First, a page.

(pages 108-109) in its entirety. In this reading, you will see how
to use information about the second derivative (that is, the
derivative of the derivative) of a function to find local maxima and
minima.
This reading should take you approximately 30 minutes to
complete.
Terms of Use: This resource is licensed under a Creative Commons
Attribution-NonCommercial-ShareAlike 3.0
License. This
text was originally written by Professor David Guichard. It has
since been modified to include edited material from Neal Koblitz of
the University of Washington, H. Jerome Keisler of the University of
Wisconsin, Albert Schueller, Barry Balof, and Mike Wills. You can
access the original version
here.
Assignment: Whitman College: David Guichard’s Calculus: Chapter 5: Curve Sketching: “Exercises 5.3: Problems 1-10” Link: Whitman College: David Guichard’s Calculus: Chapter 5: Curve Sketching: “Exercises 5.3: Problems 1-10” (PDF)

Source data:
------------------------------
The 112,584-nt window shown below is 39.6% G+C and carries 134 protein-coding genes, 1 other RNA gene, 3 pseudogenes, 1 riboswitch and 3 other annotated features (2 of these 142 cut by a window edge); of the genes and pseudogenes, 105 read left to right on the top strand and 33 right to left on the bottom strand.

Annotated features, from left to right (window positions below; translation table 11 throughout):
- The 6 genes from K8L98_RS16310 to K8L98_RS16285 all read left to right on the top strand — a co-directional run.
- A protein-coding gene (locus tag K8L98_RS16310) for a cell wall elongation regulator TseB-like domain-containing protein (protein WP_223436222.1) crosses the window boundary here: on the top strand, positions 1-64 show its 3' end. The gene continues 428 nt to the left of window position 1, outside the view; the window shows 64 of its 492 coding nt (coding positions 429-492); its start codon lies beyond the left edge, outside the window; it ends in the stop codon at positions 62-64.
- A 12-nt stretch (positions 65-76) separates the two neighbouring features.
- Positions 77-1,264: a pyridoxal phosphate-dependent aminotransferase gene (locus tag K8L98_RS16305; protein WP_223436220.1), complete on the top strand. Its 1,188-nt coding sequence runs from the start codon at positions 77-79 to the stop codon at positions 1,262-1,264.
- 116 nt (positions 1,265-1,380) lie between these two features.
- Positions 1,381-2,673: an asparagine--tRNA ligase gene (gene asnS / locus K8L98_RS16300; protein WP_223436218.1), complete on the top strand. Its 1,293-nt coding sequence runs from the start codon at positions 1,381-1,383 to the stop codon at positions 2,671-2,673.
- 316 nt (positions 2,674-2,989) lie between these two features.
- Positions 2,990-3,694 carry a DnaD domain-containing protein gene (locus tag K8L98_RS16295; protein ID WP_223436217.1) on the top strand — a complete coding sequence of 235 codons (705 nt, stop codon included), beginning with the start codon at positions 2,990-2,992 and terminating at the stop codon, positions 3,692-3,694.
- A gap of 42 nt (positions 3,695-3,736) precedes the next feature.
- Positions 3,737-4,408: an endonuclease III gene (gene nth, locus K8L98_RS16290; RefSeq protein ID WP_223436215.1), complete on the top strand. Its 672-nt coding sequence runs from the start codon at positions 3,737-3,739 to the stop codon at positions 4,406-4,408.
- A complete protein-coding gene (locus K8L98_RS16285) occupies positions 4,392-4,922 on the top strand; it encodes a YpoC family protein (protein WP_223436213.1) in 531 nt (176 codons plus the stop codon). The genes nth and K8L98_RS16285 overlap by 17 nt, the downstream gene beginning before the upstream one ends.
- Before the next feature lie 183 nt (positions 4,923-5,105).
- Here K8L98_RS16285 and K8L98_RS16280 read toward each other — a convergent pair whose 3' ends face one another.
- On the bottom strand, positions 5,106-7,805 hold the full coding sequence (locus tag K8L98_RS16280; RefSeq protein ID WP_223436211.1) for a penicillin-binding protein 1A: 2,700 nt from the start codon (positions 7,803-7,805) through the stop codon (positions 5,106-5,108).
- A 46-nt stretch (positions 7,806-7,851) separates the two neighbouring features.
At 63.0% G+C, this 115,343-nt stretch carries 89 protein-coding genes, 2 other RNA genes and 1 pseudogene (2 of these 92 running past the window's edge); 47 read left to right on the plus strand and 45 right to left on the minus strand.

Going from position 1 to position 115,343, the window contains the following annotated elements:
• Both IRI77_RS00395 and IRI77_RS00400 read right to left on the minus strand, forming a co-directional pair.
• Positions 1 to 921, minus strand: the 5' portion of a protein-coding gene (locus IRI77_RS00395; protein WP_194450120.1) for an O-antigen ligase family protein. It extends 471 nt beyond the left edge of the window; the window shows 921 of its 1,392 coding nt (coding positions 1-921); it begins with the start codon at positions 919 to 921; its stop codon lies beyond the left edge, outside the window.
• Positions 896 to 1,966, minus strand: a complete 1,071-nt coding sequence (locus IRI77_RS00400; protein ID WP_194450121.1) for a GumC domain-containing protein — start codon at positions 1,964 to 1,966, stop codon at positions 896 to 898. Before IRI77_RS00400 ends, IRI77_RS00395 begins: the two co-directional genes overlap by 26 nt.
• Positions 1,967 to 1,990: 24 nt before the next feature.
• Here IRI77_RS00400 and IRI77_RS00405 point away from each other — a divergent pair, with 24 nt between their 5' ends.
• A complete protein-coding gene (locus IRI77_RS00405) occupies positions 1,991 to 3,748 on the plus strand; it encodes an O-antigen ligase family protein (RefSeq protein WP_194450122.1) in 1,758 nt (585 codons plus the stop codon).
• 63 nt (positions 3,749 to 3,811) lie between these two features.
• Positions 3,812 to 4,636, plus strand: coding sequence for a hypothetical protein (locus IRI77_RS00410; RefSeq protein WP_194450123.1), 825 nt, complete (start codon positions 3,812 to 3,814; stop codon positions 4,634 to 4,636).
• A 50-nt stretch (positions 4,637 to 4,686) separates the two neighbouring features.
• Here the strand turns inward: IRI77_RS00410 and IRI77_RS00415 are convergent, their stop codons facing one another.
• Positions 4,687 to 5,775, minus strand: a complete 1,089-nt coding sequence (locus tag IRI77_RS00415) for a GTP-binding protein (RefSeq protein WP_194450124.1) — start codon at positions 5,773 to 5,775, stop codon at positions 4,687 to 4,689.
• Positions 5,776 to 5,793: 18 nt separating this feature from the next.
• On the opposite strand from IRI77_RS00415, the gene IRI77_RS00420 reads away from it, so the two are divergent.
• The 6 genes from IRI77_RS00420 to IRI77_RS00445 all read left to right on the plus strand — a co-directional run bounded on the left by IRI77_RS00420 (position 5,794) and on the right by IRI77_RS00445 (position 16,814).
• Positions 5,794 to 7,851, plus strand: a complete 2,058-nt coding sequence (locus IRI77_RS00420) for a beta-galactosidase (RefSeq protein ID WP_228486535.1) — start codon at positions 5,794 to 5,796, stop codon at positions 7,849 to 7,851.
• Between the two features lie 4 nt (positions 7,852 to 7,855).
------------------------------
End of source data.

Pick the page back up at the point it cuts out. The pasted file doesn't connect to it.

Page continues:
Instructions: Please click on the link above and work through problems 1-10 for Exercises 5.3. When you are done, check your answers against “Appendix A: Answers”.
This assignment should take you approximately one hour to complete.Terms of Use: This resource is licensed under a Creative Commons Attribution-NonCommercial-ShareAlike 3.0 License. This text was originally written by Professor David Guichard. It has since been modified to include edited material from Neal Koblitz of the University of Washington, H. Jerome Keisler of the University of Wisconsin, Albert Schueller, Barry Balof, and Mike Wills. You can access the original version here.
5.4 Concavity and Inflection Points
- Reading: Whitman College: David Guichard’s Calculus: Chapter 5:
Curve Sketching: “Section 5.4: Concavity and Inflection Points”
Link: Whitman College: David Guichard’s Calculus: Chapter 5: Curve
Sketching: “Section 5.4: Concavity and Inflection
Points” (PDF)
Instructions: Please click on the link above and read Section 5.4
(pages 109-110) in its entirety. In this reading, you will see how
the second derivative relates to the concavity of the graph of a